Obstructive Sleep Apnea (OSA) is a prevalent disease among adults and children (Macey, Woo, Kumar, Cross, & Harper, 2010). Patients with OSA have recurrent episodes of airflow limitation during sleep, which lead to daytime sleepiness and several comorbidities, including cardiovascular diseases (Durán, Esnaola, Rubio, & Iztueta, 2001). During the episode of OSA, the airway is partially occluded (hypopnoeas) or totally blocked (apneas). Since the velopharynx is the narrowest segment of the pharyngeal airway, the local air velocity increases significantly leading to the large decrease in the intraluminal pressure. The relationship between the distribution of the minimum pressure and the anatomical geometry of the airway is thus very important. Hence, understanding the mechanical interaction between the soft palate and air flow is important in investigating OSA pathology.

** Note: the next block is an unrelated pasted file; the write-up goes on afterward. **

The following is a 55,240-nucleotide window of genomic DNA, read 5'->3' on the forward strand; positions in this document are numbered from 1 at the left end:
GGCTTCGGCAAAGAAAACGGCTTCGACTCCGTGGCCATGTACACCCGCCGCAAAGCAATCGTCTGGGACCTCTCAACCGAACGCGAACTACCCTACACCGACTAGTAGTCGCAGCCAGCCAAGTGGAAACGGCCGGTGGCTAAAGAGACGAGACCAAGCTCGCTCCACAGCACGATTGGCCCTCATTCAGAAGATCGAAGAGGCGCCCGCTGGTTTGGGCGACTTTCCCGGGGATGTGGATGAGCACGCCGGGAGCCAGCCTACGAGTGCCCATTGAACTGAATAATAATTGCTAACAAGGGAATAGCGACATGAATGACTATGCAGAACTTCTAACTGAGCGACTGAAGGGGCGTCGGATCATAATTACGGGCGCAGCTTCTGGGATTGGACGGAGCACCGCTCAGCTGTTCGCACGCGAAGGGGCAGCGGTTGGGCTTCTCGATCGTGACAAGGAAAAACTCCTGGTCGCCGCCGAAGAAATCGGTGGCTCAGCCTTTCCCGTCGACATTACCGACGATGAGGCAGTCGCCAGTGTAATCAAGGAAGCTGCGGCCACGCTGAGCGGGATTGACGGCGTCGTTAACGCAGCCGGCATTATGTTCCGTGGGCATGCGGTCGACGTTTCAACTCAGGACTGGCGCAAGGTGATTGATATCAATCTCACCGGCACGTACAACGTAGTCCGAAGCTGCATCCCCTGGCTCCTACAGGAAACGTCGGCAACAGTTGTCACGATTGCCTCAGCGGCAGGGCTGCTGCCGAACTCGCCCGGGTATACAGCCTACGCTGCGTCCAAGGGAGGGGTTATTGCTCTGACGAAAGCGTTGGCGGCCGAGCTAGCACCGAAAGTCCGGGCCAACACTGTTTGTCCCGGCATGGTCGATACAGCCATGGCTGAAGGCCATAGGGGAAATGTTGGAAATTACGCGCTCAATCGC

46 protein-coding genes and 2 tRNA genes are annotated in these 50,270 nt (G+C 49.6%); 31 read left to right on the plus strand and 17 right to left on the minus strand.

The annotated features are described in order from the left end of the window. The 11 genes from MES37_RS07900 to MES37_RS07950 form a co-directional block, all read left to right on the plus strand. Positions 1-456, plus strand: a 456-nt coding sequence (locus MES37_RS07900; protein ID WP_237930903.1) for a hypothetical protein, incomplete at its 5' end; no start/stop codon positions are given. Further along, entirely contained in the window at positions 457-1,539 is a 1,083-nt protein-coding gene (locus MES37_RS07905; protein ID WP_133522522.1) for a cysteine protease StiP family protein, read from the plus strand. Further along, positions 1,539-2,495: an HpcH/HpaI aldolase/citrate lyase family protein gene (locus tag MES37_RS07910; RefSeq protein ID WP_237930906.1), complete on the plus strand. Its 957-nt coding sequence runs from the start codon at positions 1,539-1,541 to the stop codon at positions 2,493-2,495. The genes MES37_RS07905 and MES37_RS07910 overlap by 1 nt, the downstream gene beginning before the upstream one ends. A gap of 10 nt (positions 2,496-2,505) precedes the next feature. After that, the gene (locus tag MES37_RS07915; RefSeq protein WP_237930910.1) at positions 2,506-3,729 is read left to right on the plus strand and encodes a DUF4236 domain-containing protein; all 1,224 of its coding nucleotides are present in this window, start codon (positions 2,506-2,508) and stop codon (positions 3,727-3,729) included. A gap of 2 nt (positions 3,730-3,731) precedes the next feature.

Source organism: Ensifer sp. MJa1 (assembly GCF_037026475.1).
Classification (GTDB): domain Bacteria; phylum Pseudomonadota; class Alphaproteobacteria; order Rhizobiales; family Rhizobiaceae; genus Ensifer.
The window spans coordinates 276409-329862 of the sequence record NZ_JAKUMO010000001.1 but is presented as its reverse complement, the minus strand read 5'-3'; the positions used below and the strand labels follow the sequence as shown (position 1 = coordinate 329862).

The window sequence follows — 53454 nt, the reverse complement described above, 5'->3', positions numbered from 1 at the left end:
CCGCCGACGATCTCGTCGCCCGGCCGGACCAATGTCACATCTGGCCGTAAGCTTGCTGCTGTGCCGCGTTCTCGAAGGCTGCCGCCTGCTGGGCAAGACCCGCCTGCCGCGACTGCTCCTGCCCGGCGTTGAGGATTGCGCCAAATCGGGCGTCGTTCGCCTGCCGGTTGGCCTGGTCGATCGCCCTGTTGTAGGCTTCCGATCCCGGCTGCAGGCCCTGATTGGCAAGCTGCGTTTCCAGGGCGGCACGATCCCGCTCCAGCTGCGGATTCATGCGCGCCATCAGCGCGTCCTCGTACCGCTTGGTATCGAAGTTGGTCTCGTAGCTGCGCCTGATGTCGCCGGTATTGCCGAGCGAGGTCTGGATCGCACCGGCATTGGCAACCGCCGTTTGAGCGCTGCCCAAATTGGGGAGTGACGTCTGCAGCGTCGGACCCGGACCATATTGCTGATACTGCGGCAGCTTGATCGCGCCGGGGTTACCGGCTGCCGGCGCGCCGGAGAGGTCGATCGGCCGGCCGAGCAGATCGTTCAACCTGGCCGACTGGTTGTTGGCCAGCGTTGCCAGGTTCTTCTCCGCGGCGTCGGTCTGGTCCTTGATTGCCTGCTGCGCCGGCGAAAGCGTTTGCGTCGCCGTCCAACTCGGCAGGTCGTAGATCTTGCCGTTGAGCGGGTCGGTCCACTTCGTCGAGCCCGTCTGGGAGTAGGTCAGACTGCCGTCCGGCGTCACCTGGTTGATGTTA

Simulating Airway Collapse in Obstructive Sleep Apnea Using Fluid-Structure Interaction Methodologies
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Le, TB, & Garcia, GJM. "Simulating Airway Collapse in Obstructive Sleep Apnea Using Fluid-Structure Interaction Methodologies." Proceedings of the 2018 Design of Medical Devices Conference. 2018 Design of Medical Devices Conference. Minneapolis, Minnesota, USA. April 9–12, 2018. V001T08A001. ASME. https://doi.org/10.1115/DMD2018-6818
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